Why did you choose this business school? I chose the Fisher College of Business as I wanted to take some time to return to my roots and truly get to know a community and city well. Getting off the road from consulting and spending so much time abroad made me realize how little connection I had to cities, friends and family. Fisher had given me a family during my undergraduate years and given only two years for the MBA program when I would not be traveling, I wanted to go to a city where I already had some relationships that I could deepen and have close proximity to family. It also didn’t hurt that Fisher had a respectable MBA program, featured programs with international projects and travel, and had a truly collaborative vibe I felt when speaking to current students. There is a vibe of “Midwest nice” that I believe Fisher continues to embrace while also being in a major city that is on the verge of significant growth.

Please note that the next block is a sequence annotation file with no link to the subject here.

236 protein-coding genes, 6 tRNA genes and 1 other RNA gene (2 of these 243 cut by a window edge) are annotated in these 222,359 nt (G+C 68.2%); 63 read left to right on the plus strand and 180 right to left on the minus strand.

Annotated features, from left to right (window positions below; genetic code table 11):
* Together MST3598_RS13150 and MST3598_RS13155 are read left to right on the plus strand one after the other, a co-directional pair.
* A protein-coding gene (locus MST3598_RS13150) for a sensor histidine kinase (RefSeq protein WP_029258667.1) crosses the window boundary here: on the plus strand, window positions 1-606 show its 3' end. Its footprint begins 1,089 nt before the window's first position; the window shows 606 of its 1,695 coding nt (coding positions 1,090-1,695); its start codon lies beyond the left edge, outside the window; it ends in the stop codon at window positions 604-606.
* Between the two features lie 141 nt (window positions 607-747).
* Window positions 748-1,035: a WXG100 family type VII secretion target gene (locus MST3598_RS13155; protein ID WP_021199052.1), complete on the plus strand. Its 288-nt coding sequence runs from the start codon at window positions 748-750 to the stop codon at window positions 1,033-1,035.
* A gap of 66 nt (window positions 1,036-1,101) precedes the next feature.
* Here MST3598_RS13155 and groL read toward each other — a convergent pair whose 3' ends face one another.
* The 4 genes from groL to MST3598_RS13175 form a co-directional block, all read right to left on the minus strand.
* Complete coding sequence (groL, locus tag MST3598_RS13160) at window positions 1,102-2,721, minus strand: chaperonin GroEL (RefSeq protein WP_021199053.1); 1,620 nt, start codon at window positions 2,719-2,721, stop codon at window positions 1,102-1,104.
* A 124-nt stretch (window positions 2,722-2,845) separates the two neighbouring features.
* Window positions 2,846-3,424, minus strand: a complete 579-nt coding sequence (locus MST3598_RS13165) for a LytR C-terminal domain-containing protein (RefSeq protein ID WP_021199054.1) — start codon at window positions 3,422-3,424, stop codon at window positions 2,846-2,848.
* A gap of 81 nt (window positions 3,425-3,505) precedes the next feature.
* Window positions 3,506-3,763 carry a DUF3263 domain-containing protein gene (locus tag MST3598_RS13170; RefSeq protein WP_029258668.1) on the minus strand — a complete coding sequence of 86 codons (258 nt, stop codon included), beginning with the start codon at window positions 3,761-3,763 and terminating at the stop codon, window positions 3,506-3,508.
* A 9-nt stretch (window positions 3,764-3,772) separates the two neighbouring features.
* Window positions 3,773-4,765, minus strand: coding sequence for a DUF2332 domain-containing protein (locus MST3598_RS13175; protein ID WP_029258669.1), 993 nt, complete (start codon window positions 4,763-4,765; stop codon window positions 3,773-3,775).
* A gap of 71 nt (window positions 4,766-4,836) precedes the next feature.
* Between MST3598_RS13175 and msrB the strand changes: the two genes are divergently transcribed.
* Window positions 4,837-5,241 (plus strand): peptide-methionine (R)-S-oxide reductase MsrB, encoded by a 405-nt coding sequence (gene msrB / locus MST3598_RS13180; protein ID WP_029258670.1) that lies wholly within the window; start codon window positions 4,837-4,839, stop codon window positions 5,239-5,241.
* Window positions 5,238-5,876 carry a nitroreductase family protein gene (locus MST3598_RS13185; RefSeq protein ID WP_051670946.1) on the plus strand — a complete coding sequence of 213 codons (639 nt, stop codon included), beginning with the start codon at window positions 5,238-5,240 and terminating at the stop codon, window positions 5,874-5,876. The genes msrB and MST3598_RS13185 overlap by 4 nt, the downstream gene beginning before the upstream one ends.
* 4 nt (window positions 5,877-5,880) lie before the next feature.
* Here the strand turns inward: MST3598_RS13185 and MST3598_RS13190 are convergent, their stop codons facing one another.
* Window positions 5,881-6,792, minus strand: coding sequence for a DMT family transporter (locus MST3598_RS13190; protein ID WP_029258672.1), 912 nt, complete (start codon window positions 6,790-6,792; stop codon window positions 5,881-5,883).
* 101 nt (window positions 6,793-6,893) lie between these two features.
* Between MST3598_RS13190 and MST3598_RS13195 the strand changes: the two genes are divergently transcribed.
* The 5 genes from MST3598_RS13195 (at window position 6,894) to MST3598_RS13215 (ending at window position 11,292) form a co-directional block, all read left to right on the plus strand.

What did you enjoy most about business school in general? I enjoyed being able to take time to reflect back on my career thus far and retool myself with some of the hard skills I didn’t feel I had the time to develop on the job. It truly is a unique opportunity to take two years to spend with many like-minded individuals and return to a learning environment. Not only do I feel I’ll return to the workforce refreshed and with new skills I felt I was missing before, but I will do so with a much more focused mindset on how I can (and in some cases should) achieve my goals.

What was the most surprising thing about business school for you? Aside from the sheer amount of free food I can eat in a week from speakers and activities on campus, the most surprising thing about business school was how much of the “non-business” experiences and knowledge that my classmates and I possessed was important to the business school experience. While personal narratives of a business experience often underscored some of the concepts we were learning, it was the non-traditional business experience that provided the counterpoint in classes that challenged the business precepts. My heavy business background may have given me some immediately salient examples to which I could apply the theory, but through discussions with my peers, I found it sometimes also narrowed my focus for what leading and lagging indicators to consider.